Peacemakers not Peacekeepers

Friday 13 August

with Malcolm Duncan

John Hume is considered by some to be a great modern day peacemaker.  He died a year ago this month and in an article in The Guardian in August 2020 he was described as a hero and peacemaker.  In 2018, Bono at his concert in Belfast paid tribute to John Hume by saying, “Blessed are the peacemakers.” In 2010, John Hume was voted Ireland’s greatest person in an RTE poll. I can remember listening to an interview with him on Radio 4 in which he was asked why he engaged with people of violence.  He said,  “You will never make peace by talking to people who are already committed to it.  If you want to make peace you must learn to speak to people of war, to people of conflict and people who are against peace.”

But what is a peacemaker?  

We read this word just once in Scripture in Matthew 5:9.  It is the only place where it appears in scripture, just in the Beatitudes at the beginning of the Sermon on the Mount.  Jesus says, “Blessed are the peacemakers, for they will be called children of God.”

To be a peacemaker is to reflect the very heart of God. It is somebody who is committed to building, finding and establishing peace. It has the sense of sticking with it, keeping at it in order to create a lasting sense of peace. We need that more than ever.

In his poem Peace, Desmond Egan wrote –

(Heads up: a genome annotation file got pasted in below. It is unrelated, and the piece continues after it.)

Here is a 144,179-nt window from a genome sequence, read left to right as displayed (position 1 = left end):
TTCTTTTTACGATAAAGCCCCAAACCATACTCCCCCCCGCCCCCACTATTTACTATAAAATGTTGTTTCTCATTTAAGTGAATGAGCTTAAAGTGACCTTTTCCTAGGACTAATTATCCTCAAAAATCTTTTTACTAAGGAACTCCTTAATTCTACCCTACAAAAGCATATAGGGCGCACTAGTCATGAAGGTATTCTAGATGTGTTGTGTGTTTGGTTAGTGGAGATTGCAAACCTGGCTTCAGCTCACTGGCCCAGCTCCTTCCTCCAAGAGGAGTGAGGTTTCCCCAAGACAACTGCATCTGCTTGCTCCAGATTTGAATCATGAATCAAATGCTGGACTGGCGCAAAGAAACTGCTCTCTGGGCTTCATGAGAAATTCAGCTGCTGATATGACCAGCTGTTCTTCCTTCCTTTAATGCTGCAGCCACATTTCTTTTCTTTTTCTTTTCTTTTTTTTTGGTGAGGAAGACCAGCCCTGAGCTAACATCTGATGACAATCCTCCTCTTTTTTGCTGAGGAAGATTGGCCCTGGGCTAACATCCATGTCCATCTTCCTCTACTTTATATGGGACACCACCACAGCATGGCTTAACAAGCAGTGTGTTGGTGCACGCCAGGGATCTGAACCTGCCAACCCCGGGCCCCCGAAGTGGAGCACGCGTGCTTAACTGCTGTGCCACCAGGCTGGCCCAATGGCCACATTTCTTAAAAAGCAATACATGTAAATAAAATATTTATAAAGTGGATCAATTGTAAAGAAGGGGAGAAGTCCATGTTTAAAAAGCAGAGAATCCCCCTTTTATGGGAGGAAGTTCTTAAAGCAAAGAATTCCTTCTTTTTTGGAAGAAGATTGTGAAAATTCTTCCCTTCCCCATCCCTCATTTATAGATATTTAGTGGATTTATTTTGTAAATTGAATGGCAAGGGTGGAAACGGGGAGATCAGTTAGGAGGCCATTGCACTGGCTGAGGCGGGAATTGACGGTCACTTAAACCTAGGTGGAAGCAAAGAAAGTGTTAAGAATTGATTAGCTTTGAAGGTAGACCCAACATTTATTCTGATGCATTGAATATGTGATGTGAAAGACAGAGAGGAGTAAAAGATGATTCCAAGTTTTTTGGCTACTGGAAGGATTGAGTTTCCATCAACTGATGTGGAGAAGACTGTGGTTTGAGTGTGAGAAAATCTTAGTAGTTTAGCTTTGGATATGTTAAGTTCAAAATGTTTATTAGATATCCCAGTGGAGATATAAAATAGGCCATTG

with the globe still plaited in its own 
crown of thorns
too many starving eyes
too many ancient children
squatting among flies
too many stockpiles of fear
too many dog jails too many generals
too many under torture by the impotent 
screaming into the air we breathe

too many dreams stuck in money jams
too many mountains of butter selfishness
too many poor drowning in the streets
too many shantytowns on the outskirts of life 
too many of us not sure what we want
so that we try to feed a habit for everything
until the ego puppets the militaries
mirror our own warring face
too little peace.

This week I have shared:

  • Peace in Us (Monday night)
  • Peace between Us (Thursday night)
  • Peace Through Us (tonight)

Tonight I want to reflect what it means to be a peacemaker.

 “A peacemaker is not merely someone who protests against the war; he is one who is inwardly so yielded to Christ in spirit and purpose that He can be called a “son of God.” Where he goes, God goes and where God goes, he goes. He is fearless, calm, and bold. Peace emanates from him the way light and heat radiate from fire.” 

Francis Frangipane

Could there be a better example of a peacemaker than Jesus Christ?

In Isaiah 9:6, He is described as the Prince of Peace and yet Jesus’ life looked anything but peaceful. At times this liberating, life-giving, transforming life was marked by conflict, accusation and attack. Our great peacemaker was confronted time and again. He entered into troubled and broken situations. He confronted legalism and hypocrisy. He confronted sin.  He confronted persecution and opposition. He reminds us that being a peacemaker is not the same as being a peacekeeper.

After the Munich accord, Chamberlain returned to Britain to declare, “Peace in our Time. ” As Britain struggled with the rise of Nazi-ism in Europe, he was trying to keep the peace but he failed.  He was focused on protecting or keeping a peace rather than investigating the causes of conflict.

A peacemaker is someone who is rooted in God’s peace.